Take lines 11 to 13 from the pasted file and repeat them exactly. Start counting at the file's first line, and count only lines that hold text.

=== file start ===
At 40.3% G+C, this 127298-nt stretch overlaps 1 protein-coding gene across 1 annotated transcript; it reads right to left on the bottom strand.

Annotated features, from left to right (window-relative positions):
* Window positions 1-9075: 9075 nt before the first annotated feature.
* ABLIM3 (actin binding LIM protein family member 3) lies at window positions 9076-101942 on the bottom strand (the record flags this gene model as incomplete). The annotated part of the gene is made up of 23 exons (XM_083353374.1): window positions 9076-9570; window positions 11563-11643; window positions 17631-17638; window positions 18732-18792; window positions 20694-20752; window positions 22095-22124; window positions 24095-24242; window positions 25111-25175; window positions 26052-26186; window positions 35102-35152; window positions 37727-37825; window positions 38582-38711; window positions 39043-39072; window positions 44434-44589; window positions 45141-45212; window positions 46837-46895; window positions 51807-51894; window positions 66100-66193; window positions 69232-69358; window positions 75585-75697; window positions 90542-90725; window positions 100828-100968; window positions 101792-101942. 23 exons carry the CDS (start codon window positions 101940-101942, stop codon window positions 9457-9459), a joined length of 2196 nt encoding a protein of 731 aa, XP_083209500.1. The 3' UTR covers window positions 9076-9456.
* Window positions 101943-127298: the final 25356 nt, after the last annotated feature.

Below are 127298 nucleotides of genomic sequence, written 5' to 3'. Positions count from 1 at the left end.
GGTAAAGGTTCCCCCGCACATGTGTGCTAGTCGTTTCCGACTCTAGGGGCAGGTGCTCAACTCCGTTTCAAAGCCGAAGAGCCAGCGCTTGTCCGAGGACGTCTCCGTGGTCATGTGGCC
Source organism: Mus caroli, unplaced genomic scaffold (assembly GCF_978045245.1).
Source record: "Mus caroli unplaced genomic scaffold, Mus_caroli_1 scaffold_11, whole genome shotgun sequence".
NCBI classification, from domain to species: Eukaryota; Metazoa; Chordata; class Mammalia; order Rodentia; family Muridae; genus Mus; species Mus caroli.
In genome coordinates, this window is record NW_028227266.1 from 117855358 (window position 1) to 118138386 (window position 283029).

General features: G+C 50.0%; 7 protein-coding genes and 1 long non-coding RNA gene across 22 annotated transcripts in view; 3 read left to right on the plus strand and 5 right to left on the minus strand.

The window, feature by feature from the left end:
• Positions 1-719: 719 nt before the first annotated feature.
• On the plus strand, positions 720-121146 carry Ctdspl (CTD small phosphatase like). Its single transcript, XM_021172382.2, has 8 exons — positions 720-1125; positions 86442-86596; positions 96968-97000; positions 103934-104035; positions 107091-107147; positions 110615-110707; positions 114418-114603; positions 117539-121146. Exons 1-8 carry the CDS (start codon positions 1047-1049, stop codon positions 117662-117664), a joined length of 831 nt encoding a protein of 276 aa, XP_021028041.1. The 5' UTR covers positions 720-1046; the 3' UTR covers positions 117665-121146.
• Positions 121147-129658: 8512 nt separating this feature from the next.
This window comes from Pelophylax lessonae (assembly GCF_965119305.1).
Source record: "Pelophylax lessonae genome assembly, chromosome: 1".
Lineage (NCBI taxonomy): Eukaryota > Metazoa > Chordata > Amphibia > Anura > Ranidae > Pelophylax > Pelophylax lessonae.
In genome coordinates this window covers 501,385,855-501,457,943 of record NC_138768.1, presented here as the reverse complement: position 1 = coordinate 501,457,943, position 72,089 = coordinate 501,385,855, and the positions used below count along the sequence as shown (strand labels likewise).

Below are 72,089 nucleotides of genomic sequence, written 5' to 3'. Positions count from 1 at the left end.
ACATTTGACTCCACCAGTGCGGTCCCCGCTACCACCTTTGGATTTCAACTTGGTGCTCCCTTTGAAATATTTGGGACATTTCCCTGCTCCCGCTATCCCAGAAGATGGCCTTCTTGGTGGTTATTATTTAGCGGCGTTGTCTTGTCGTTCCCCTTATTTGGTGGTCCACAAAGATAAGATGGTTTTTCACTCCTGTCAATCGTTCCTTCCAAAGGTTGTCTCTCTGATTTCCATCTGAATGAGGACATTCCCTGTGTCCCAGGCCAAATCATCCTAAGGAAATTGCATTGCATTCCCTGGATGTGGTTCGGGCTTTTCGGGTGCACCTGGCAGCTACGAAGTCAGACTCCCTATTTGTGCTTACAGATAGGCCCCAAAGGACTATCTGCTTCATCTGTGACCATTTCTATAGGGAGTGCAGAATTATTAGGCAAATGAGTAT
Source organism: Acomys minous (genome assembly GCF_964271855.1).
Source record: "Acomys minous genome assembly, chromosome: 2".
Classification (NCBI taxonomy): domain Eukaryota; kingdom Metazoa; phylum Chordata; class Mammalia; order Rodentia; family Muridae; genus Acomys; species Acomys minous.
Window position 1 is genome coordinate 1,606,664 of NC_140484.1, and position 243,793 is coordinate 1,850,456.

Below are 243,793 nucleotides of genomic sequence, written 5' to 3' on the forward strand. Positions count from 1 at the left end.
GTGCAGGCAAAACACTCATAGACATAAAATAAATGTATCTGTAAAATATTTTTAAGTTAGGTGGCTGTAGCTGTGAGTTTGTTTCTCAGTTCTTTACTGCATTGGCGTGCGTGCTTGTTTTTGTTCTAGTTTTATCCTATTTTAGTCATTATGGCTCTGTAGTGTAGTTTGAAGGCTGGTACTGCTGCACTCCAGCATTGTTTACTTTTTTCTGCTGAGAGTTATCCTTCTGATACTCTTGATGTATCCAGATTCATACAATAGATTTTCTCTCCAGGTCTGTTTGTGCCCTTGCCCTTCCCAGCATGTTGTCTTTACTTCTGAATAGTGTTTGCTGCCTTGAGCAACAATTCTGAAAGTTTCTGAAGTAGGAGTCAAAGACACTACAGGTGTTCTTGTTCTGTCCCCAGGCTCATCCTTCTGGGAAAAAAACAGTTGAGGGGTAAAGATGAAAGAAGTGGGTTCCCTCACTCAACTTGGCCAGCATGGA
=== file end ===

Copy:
In genome coordinates, this window is record NW_028227266.1 from 117855358 (window position 1) to 118138386 (window position 283029).

General features: G+C 50.0%; 7 protein-coding genes and 1 long non-coding RNA gene across 22 annotated transcripts in view; 3 read left to right on the plus strand and 5 right to left on the minus strand.

The window, feature by feature from the left end: